Tuesday, March 10, 2015

Report from Vikalp Sangam, Madurai, Tamil Nadu, held in Feb 2015

VIKALP SANGAM OFFERS VISIONS OF HOPE
Gathering of Tamil Nadu groups near Madurai

The Vikalp Sangam held near Madurai recently, was a rejuvenating and recharging experience for folk who have worked on development issues for decades. The difference was, this was not merely another talk shop. Ashish Kothari of Kalpavriksh, a founding person behind the series of gatherings for 'Another world is possible', outlined the fact that everyone present knows that we are slowly but surely destroying the earth and creating more and more inequalities. The question is what can we do about it. The inspiring part was the many, many people who are doing something concrete and positive to save the planet, who told their inspirational stories.

This was not a place for arm-chair activists to hold forth on the problems of the world. Here, we listened to a multitude of people, young and old, who have done years of conservation work to green the earth. To feed us with  healthy organic grains and vegetables, to reforest arid lands and to bring back valuable ancient wisdom, so the younger generation can continue the work begun by iconic people like Nammalwar, founder of the biggest organic farmers' movement in Tamilnadu.
 
There were representatives from other sectors too. Shankari a transgender activist and Shakthi, working to create space for and fight for the rights of sexual minorities. Rajiv Rajan a remarkable young man with cerebral palsy,, fighting for persons with a disability. Health professionals like Vaidyas Raveendran and Unnikrishnan, performing miracles everyday, through ayurveda. And Dr.Regi George who after 10 years as a doctor in Sittlingi, Dharmapuri, turned to organic millets to have a real impact on infant and maternal mortality.

Elango Rangasamy,  working at grassroots on  strengthening local economies,  has drawn many young followers like a magnet.  Elango  gave up a Chennai central government job to work on local governance in his village, Kuthambakkam. He  contested panchyat elections, to win 2 successive terms. His pioneering model of Sustainable Rural Internal Economy led him to  found the Panchayat academy. He held his audience spell bound as he told his story of economic transformation.
 
The range of people was truly remarkable. There were young urbanites spreading the message about organic food. ReStore began in Chennai and has dynamic young people running it, linking farmers with urban buyers. Sangeetha, young multi-tasking, efficient co- founder of ReStore tells a compelling story. It was a meeting full of promise.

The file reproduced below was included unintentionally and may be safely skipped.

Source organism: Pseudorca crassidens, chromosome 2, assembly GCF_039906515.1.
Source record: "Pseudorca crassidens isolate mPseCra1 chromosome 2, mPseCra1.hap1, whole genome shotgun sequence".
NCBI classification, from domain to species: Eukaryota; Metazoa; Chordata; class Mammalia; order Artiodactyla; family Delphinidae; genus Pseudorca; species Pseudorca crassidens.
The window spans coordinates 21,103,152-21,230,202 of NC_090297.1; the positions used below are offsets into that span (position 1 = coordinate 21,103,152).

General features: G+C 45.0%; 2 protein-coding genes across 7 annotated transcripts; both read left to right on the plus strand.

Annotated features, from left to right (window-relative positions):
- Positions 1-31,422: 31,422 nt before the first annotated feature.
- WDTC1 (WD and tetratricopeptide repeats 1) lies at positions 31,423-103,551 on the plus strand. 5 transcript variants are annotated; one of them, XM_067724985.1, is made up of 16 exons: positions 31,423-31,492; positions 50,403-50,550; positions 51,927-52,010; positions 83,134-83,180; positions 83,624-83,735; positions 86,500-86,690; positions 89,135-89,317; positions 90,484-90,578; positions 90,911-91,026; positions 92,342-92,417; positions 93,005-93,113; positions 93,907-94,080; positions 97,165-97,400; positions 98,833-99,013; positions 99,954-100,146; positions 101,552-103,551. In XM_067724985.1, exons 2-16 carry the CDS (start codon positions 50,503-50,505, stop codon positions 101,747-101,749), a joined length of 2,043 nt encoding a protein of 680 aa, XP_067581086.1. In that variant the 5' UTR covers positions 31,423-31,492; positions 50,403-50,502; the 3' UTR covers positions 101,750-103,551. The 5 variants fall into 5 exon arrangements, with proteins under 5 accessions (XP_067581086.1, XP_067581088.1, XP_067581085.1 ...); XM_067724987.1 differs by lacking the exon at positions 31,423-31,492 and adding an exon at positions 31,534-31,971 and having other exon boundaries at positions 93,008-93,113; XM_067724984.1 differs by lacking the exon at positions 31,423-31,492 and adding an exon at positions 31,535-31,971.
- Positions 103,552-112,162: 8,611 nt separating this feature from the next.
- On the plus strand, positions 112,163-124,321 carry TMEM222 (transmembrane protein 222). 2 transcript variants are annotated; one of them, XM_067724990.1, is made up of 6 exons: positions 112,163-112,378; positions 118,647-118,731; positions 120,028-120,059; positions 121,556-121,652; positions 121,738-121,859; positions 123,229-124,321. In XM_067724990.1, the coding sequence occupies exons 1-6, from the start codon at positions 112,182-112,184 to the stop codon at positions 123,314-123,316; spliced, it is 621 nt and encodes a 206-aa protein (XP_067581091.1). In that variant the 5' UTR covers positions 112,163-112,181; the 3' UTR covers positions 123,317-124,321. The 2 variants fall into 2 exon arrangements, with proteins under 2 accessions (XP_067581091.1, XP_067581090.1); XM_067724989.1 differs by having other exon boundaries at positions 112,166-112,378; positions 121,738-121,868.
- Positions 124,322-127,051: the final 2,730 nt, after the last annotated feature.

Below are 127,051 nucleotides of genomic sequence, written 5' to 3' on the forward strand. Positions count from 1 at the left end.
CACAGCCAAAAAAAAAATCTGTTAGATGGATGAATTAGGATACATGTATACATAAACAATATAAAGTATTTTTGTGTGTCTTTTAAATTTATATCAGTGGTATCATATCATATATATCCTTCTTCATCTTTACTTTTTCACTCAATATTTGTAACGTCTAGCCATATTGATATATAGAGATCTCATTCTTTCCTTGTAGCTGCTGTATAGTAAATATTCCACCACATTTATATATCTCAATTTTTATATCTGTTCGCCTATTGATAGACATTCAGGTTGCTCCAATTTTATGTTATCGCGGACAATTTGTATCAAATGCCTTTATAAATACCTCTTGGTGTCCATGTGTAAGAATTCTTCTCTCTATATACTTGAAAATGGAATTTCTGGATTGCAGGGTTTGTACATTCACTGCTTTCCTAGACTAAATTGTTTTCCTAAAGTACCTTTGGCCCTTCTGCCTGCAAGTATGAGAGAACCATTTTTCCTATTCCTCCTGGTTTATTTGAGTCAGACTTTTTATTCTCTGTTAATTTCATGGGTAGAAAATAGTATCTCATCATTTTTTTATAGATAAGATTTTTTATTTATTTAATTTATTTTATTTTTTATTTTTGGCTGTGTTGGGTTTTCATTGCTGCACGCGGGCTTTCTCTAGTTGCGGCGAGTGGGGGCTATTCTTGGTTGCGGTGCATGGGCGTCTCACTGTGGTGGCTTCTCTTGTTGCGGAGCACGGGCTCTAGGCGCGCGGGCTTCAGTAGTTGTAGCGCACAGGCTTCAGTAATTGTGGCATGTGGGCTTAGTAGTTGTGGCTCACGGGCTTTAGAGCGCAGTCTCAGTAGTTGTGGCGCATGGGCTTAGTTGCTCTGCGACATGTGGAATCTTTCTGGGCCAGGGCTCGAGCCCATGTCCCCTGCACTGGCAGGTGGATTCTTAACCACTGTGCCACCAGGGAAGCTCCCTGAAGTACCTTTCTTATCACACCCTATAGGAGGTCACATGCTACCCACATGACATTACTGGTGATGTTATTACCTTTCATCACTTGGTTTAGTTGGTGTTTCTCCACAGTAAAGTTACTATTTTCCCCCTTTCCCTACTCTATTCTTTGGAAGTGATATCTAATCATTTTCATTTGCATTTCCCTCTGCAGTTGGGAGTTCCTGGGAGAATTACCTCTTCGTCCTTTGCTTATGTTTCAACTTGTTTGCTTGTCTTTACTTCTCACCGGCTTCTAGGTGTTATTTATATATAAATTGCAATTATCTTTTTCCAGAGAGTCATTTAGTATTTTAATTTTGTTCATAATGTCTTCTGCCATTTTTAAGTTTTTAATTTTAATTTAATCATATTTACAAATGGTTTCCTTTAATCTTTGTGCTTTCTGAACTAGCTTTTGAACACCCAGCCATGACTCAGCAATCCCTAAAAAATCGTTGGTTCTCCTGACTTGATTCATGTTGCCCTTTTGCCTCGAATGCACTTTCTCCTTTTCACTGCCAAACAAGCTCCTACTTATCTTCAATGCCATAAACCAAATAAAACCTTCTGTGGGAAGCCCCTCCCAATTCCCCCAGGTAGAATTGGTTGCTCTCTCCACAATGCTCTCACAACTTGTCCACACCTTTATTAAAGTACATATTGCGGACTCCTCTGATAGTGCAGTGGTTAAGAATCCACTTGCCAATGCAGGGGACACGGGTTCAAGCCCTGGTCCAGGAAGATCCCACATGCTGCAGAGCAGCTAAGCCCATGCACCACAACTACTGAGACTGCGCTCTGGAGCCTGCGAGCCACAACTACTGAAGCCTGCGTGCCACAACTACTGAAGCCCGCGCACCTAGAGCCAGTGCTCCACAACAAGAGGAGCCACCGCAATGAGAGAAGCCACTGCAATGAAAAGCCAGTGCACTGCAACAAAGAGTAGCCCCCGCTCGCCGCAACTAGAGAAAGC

When one sees a young man Parameshwaran, who after getting an aeronautical engineering degree, opts to spread the organic farming message, one feels a surge of hope. Parameshwaran convinces us that 33 cents of land can feed a family of four. What's more, this is his livelihood as well as his mission and his passion.  There were several older men based in rural Tamilnadu who have quietly, without fanfare, transformed their villages and spread the message of greening the earth. One could write a book about them.

The linking together of practictioners, young and old, experienced and new, is what rejuvenates and holds out the promise of hope. There were Nilgiris adivasis  working to implement the Forests Rights Act. Besides drawing the entire crowd to dance and sing to their irresistible drumbeat, they educated PhD holders about the letter and spirit of the Forest Rights Act. A reversal of roles indeed.
Just Change, a rivetting alternative economic idea linking together producers, consumers and for the first time, ethical investors, attracted many young people to its session.

The intention of the Vikalp Sangam was to bring together stories of hope from different sectors. The main themes centred around politics, economics, democracy, social justice, culture,  knowledge  and diversity and ecological sustainability. The discussions focussed on these pillars for a future, saner society.

Perhaps, the proof of the meeting's energizing effect was best expressed by Dr.Regi George and Vaidya Raveendran. Both arrived tentatively, wondering what this was all about. Both left energised and pleased they had come to listen and be heard. Everyone left with hope in their hearts, for a saner, safer, better world.  They decided it was imperative to continue the process with a series of local confluences across Tamil Nadu, bringing in people from many other sectors also to work together for such a world.

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